I don't say it is bad it just have nothing to do with KMP
This kinda slappy code, I'm not free to submit optimized versions
hope you can figure out how to do it.


.data

p db 'abcdwij'
s db 'agfdfgfdabcddfdsasdfdsabcdwihabcdwijbcddfd'
.data?
d db 256 dup (?)
.code
mov edx,sizeof p -1
mov cl,-1 ;ecx = k
xor esi,esi
dec edx ;edx = len-1
mov d,cl

falsee:
;j:=j+1 ; k:=k+1
inc esi
inc cl
;IF p[j]==p[k] then d[j]:=d[k] else d[j]=k
mov al,p[esi]
cmp al,p[ecx]
mov al,cl ;al = k
jne @F ;p[j]<>p[k]
mov al,d[ecx]
@@: mov d[esi],al


;While j<M-1
;Begin_block1

cycl1: cmp esi,edx ;j<M-1 ?
jge exit_d
;While ((k>=0) &&(p[j]<>p[k] k:=d[k] ;esi=j
test cl,cl
js falsee
mov al,p[esi]
cmp al,p[ecx]
je falsee
mov cl,d[ecx]
jmp cycl1
exit_d:
;i=0 ; j=0 esi=lenD edx=lenP edi = i ecx = j
xor edi,edi
xor ecx,ecx
mov esi,sizeof s
inc edx
;While (j<M) &&(i<N) do
@extest:
cmp ecx,edx
jge @end
cmp edi,esi
jge @end
;While (j>=0) && (s[i]<>p[j]) j=d[j]

@s: mov al,s[edi]
cmp al,p[ecx]
je @inc
mov cl,d[ecx]
;j=j+1 i=i+1
@inc: inc edi
inc cl
jmp s
@end:
cmp ecx,edx
je @found
mov eax,-1
; ret
@found:
mov eax,edi
sub eax,edx
; ret
Posted on 2002-02-27 00:37:26 by The Svin
hmmm! Actually there are variations to it. But as for how KMP algorithm compares and processes strings, I think I have done it. Check this site too http://www-igm.univ-mlv.fr/~lecroq/string/node8.html this is how I got the idea. There's a visualization on how it works. But anyway I'll check the code, I'll take a look at that source and see what I can do.

If it's "not really KMP" then I'm sorry for the misundertanding. At least we have a new algo around and that's the most important. Should I call it uSearch algorithm? :)
Posted on 2002-02-27 00:52:21 by stryker
Included here is a screen shot from a java(everybody's going nuts over this "java" :) ) program that does this KPM/KMP algorithm. And I must say my code has been consistent on how KPM works, how it searches, scans, and compares bytes. If you have an idea or correction please tell me, I might have overlook something. Since the gif is way too big in dimensions, I just zipped it up.
Posted on 2002-02-27 01:40:54 by stryker
Ahh, one flaw on my program, if you have this search string hellodworld and you searched for d it doesn't continue to search all instances of d in the string. It stops on the first instance of d, if you have a program that does a searching routine you don't need to find all d instances of the string, all you need is the first instance and make the user picks his/her choice if he/she wants to continue searching for the second instance... So I need to refine my code a little bit more to support this kind of feature...I'll be coding up soon, I have to get some sleep!!! :) Yawn :)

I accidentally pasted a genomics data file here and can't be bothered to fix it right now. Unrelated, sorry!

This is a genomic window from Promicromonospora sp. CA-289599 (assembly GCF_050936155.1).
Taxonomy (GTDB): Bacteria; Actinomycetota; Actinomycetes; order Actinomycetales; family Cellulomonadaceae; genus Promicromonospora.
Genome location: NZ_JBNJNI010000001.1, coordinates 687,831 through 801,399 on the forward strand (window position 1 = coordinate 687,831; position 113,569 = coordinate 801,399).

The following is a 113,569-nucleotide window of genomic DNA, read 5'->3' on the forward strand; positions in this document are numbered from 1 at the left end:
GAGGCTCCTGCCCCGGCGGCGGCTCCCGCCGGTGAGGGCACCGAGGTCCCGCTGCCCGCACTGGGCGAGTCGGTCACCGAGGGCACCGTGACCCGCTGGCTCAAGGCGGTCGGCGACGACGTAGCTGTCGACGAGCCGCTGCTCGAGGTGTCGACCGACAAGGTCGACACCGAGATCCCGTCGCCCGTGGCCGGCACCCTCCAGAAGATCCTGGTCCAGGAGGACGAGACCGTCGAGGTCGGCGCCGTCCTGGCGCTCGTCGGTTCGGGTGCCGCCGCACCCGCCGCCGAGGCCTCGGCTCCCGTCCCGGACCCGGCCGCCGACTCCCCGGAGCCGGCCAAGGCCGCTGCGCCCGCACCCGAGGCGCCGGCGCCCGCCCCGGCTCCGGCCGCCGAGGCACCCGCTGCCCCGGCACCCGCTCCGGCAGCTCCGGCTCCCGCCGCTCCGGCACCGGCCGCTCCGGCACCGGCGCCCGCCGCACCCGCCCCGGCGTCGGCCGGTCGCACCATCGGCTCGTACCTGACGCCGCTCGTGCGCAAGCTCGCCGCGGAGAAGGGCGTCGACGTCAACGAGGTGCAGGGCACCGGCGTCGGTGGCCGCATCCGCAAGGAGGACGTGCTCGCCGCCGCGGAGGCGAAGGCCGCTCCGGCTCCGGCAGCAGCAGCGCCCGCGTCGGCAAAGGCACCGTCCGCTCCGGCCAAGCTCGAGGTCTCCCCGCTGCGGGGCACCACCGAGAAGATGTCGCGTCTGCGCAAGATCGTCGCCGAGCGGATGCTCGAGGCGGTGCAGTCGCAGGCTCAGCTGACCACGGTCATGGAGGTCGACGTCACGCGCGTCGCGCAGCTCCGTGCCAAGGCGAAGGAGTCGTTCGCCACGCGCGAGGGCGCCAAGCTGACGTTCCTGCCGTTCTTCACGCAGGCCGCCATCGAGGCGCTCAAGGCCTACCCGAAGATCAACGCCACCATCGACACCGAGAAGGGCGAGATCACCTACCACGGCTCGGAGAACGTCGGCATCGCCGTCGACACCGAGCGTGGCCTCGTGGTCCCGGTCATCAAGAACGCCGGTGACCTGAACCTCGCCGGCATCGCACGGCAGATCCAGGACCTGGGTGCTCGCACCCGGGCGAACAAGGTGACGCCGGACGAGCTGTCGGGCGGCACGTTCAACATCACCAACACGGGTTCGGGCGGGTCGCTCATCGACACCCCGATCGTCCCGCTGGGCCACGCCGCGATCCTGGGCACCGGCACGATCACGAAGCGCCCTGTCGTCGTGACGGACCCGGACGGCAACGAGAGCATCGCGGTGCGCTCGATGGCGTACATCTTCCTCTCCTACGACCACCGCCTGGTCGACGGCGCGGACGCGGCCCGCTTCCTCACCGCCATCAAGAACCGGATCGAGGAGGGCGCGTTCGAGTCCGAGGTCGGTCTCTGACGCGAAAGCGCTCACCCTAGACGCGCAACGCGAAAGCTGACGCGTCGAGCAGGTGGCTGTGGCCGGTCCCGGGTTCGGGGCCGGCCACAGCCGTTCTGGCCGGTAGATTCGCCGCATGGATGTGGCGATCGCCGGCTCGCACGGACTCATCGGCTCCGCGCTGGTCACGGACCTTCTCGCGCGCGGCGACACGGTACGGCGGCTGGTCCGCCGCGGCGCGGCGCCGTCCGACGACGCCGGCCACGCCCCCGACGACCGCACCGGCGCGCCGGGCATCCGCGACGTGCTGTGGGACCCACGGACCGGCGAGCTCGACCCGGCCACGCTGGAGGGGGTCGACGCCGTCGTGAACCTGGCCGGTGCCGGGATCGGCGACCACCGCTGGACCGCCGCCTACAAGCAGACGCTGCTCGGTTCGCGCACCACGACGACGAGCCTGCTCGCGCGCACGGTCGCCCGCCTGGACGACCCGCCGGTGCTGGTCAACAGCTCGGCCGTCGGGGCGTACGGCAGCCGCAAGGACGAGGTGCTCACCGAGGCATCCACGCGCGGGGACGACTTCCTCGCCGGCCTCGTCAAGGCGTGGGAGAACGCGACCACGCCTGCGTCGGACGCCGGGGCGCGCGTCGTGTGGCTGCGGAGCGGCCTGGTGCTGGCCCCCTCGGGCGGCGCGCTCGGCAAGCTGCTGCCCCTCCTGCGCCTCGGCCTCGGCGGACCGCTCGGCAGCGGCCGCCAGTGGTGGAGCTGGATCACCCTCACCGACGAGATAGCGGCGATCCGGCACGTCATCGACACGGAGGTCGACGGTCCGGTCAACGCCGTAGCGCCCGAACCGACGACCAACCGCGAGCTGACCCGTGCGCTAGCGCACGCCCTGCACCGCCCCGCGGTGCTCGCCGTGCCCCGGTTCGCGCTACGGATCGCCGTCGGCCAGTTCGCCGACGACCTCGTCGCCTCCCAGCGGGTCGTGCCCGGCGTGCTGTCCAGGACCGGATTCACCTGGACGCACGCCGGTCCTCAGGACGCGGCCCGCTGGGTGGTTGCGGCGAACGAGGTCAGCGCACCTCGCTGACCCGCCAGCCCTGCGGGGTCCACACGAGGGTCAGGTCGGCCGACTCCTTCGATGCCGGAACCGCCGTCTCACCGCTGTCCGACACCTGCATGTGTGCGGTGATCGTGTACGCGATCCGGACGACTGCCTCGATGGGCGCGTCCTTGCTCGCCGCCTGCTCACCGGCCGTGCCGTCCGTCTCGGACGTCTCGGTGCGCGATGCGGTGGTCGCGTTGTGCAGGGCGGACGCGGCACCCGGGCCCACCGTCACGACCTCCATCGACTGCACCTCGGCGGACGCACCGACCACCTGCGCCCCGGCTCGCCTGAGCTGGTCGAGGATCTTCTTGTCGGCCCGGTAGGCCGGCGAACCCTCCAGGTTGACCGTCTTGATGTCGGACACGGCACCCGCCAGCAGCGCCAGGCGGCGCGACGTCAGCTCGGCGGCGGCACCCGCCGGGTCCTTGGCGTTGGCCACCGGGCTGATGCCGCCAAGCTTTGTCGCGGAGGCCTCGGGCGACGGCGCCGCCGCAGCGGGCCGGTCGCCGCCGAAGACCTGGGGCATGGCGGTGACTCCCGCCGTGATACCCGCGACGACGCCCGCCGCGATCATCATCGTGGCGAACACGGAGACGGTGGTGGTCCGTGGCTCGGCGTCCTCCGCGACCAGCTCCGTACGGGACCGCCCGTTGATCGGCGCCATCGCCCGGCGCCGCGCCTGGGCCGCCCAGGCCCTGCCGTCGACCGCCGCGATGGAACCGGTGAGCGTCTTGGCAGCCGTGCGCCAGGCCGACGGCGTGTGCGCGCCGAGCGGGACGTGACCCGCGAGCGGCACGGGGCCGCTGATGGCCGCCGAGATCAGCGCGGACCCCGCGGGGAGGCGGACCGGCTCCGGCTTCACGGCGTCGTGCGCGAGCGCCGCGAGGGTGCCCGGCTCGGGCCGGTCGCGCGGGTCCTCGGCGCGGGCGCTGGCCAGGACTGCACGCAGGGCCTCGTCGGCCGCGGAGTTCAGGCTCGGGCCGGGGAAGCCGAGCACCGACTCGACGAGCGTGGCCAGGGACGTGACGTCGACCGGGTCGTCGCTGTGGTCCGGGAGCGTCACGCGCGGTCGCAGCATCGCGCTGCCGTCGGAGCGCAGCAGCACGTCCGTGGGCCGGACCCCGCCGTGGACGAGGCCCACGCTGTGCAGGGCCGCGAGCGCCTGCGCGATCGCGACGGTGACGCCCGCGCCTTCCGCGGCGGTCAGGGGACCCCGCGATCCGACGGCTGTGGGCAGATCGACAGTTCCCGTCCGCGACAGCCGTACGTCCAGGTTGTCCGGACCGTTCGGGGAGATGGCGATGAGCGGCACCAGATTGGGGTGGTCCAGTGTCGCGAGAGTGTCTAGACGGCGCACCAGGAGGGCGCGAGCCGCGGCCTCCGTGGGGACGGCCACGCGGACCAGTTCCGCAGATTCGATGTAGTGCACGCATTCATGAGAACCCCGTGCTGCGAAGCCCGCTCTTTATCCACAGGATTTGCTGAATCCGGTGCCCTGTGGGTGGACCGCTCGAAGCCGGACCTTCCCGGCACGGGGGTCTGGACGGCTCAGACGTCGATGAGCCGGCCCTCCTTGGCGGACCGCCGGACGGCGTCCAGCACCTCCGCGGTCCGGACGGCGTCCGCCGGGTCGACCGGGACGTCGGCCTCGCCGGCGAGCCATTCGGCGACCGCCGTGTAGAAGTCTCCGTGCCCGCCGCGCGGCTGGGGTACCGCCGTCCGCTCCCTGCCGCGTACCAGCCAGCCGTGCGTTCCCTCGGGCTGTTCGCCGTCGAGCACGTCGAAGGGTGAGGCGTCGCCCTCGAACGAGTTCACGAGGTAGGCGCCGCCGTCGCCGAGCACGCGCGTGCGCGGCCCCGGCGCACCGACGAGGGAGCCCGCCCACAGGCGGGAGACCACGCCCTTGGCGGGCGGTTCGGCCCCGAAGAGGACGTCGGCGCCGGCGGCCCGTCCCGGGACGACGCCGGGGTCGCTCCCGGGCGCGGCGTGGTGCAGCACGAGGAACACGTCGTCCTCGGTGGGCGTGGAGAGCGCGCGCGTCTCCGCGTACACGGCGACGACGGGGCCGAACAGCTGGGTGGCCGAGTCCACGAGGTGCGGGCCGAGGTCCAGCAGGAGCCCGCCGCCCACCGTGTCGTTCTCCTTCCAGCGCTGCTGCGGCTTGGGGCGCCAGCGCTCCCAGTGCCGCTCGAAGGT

Posted on 2002-02-27 02:07:08 by stryker
Uhm, I don't think such a feature is really needed since to search more occurences you just have to do

(string address + value returned by the last call of your searching proc), and recall your proc with this string address...

I'm not sure I'm very clear, but do you see what I mean ?

Or maybe you can specify the address to an array of dwords as a proc parameter to put the address of each found occurence... It may be faster than the first solution...
Posted on 2002-02-27 05:10:40 by JCP
umberg6007,

Thw way you have done it is usually the right way to write a search algo so if you want to search for a following occurrence of a string, either you set the offset of the file to the next position manually or ad an extra parameter so you can call it at the next position.

If you wanted to scan all occurrences in one pass to get the count, you would loop through the entire code incrementing a counter and return the counter value at the end.

Regards,

hutch@movsd.com
Posted on 2002-02-27 17:39:19 by hutch--
Thanks hutch, I already have the thing going on! I'll post the results in a few days after I'm finish commenting it.

Readiosys, you're right I don't need to add the features as I stated on earlier posts.

BTW, I ran a lot of tests, I found out that you really need the xor ebx, ebx sorry for the false alarm :)
Posted on 2002-02-27 17:46:21 by stryker